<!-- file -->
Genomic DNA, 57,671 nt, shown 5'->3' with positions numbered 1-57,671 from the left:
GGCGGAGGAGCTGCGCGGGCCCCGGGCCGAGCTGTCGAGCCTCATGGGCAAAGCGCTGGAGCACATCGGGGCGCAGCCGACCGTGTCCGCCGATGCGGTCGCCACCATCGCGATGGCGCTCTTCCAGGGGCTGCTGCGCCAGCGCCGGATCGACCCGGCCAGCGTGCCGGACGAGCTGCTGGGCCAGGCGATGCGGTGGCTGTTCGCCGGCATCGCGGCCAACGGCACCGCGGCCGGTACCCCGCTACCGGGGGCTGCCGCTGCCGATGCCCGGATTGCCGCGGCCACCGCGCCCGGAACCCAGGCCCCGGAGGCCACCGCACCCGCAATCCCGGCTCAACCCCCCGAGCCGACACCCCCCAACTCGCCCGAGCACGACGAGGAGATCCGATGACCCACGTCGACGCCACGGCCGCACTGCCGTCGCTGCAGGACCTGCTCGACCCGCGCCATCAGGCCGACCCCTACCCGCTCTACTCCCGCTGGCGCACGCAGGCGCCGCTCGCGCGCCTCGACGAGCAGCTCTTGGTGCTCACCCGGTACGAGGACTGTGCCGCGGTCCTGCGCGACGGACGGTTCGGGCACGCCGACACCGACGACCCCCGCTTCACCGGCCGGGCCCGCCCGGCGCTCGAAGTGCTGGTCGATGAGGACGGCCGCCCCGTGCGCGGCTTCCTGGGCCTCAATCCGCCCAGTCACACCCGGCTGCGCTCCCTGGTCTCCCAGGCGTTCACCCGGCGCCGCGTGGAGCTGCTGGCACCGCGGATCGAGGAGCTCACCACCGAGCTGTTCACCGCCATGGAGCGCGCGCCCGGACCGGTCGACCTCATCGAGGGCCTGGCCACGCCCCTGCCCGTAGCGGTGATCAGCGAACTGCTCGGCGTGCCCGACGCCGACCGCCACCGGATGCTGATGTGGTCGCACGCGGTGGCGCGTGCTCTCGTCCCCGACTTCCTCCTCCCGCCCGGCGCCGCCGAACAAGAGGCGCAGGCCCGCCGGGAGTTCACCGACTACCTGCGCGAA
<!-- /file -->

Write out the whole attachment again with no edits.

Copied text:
Genomic DNA, 57,671 nt, shown 5'->3' with positions numbered 1-57,671 from the left:
GGCGGAGGAGCTGCGCGGGCCCCGGGCCGAGCTGTCGAGCCTCATGGGCAAAGCGCTGGAGCACATCGGGGCGCAGCCGACCGTGTCCGCCGATGCGGTCGCCACCATCGCGATGGCGCTCTTCCAGGGGCTGCTGCGCCAGCGCCGGATCGACCCGGCCAGCGTGCCGGACGAGCTGCTGGGCCAGGCGATGCGGTGGCTGTTCGCCGGCATCGCGGCCAACGGCACCGCGGCCGGTACCCCGCTACCGGGGGCTGCCGCTGCCGATGCCCGGATTGCCGCGGCCACCGCGCCCGGAACCCAGGCCCCGGAGGCCACCGCACCCGCAATCCCGGCTCAACCCCCCGAGCCGACACCCCCCAACTCGCCCGAGCACGACGAGGAGATCCGATGACCCACGTCGACGCCACGGCCGCACTGCCGTCGCTGCAGGACCTGCTCGACCCGCGCCATCAGGCCGACCCCTACCCGCTCTACTCCCGCTGGCGCACGCAGGCGCCGCTCGCGCGCCTCGACGAGCAGCTCTTGGTGCTCACCCGGTACGAGGACTGTGCCGCGGTCCTGCGCGACGGACGGTTCGGGCACGCCGACACCGACGACCCCCGCTTCACCGGCCGGGCCCGCCCGGCGCTCGAAGTGCTGGTCGATGAGGACGGCCGCCCCGTGCGCGGCTTCCTGGGCCTCAATCCGCCCAGTCACACCCGGCTGCGCTCCCTGGTCTCCCAGGCGTTCACCCGGCGCCGCGTGGAGCTGCTGGCACCGCGGATCGAGGAGCTCACCACCGAGCTGTTCACCGCCATGGAGCGCGCGCCCGGACCGGTCGACCTCATCGAGGGCCTGGCCACGCCCCTGCCCGTAGCGGTGATCAGCGAACTGCTCGGCGTGCCCGACGCCGACCGCCACCGGATGCTGATGTGGTCGCACGCGGTGGCGCGTGCTCTCGTCCCCGACTTCCTCCTCCCGCCCGGCGCCGCCGAACAAGAGGCGCAGGCCCGCCGGGAGTTCACCGACTACCTGCGCGAA